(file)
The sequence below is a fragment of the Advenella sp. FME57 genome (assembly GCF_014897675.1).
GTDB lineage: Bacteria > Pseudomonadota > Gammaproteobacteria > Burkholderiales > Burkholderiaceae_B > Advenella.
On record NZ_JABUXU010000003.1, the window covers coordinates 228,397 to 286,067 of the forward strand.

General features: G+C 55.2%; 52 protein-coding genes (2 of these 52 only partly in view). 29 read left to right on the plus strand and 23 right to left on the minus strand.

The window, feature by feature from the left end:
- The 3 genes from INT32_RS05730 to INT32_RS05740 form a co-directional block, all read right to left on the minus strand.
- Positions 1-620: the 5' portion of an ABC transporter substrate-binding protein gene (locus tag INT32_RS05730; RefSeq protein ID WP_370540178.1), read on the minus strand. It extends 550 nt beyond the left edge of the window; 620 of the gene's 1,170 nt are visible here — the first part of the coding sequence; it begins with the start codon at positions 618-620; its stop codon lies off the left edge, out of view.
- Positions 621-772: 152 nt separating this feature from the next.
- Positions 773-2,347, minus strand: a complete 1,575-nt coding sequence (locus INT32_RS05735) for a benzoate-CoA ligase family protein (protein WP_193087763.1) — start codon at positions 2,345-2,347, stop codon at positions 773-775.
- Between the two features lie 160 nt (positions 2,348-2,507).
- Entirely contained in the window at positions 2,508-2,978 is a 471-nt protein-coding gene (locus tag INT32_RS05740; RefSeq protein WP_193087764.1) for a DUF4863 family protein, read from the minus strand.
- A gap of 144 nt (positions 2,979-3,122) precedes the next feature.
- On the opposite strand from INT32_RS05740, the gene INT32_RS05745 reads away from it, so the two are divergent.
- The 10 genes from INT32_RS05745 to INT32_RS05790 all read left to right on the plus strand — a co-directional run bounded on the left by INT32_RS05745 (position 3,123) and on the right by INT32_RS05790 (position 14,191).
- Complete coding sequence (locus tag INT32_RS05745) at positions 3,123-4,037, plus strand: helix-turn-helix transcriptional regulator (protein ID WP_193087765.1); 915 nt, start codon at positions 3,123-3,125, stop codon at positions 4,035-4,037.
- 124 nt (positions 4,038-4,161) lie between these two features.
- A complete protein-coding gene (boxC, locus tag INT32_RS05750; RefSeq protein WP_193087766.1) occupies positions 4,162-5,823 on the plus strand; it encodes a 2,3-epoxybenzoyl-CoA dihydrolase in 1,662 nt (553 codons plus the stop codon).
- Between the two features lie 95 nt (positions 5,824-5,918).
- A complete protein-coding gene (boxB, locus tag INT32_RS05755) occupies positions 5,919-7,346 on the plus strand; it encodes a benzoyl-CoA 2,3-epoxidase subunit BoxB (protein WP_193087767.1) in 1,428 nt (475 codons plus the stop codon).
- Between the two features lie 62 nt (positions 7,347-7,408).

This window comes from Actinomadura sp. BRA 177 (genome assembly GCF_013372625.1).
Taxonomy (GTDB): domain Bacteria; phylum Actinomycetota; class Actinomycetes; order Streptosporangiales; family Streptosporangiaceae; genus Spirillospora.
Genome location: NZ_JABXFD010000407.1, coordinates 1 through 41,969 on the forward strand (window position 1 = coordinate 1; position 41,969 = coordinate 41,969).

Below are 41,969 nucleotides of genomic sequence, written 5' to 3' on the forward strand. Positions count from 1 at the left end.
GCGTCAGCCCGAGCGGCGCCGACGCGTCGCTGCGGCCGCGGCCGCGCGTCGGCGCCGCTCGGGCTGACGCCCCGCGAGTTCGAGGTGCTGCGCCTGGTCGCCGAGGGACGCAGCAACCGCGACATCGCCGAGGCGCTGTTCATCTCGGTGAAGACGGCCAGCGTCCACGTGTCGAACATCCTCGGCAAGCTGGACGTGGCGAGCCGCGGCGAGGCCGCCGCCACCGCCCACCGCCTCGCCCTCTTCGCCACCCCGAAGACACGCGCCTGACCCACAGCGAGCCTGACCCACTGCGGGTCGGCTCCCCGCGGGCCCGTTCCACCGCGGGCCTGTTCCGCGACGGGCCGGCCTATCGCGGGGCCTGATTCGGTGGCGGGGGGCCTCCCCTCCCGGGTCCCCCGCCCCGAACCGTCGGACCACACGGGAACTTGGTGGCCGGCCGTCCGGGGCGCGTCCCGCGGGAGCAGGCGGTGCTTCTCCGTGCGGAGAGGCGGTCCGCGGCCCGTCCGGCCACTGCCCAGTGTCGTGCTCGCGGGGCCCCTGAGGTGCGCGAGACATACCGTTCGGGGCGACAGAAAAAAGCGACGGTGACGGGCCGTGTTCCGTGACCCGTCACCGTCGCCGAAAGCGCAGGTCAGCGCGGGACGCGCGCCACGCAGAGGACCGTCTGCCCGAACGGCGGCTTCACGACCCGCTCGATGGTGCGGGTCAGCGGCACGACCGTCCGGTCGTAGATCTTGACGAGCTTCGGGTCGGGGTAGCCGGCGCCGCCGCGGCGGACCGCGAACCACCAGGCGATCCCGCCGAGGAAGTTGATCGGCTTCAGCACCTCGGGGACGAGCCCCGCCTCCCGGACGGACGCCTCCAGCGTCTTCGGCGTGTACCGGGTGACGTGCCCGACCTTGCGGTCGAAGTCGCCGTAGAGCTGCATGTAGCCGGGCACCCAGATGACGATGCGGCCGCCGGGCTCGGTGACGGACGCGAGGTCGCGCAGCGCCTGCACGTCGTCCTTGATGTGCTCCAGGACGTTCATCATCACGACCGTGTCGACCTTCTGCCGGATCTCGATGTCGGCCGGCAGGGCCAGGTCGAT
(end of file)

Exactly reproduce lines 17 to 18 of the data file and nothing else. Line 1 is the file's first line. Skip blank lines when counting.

- A complete protein-coding gene (boxC, locus tag INT32_RS05750; RefSeq protein WP_193087766.1) occupies positions 4,162-5,823 on the plus strand; it encodes a 2,3-epoxybenzoyl-CoA dihydrolase in 1,662 nt (553 codons plus the stop codon).
- Between the two features lie 95 nt (positions 5,824-5,918).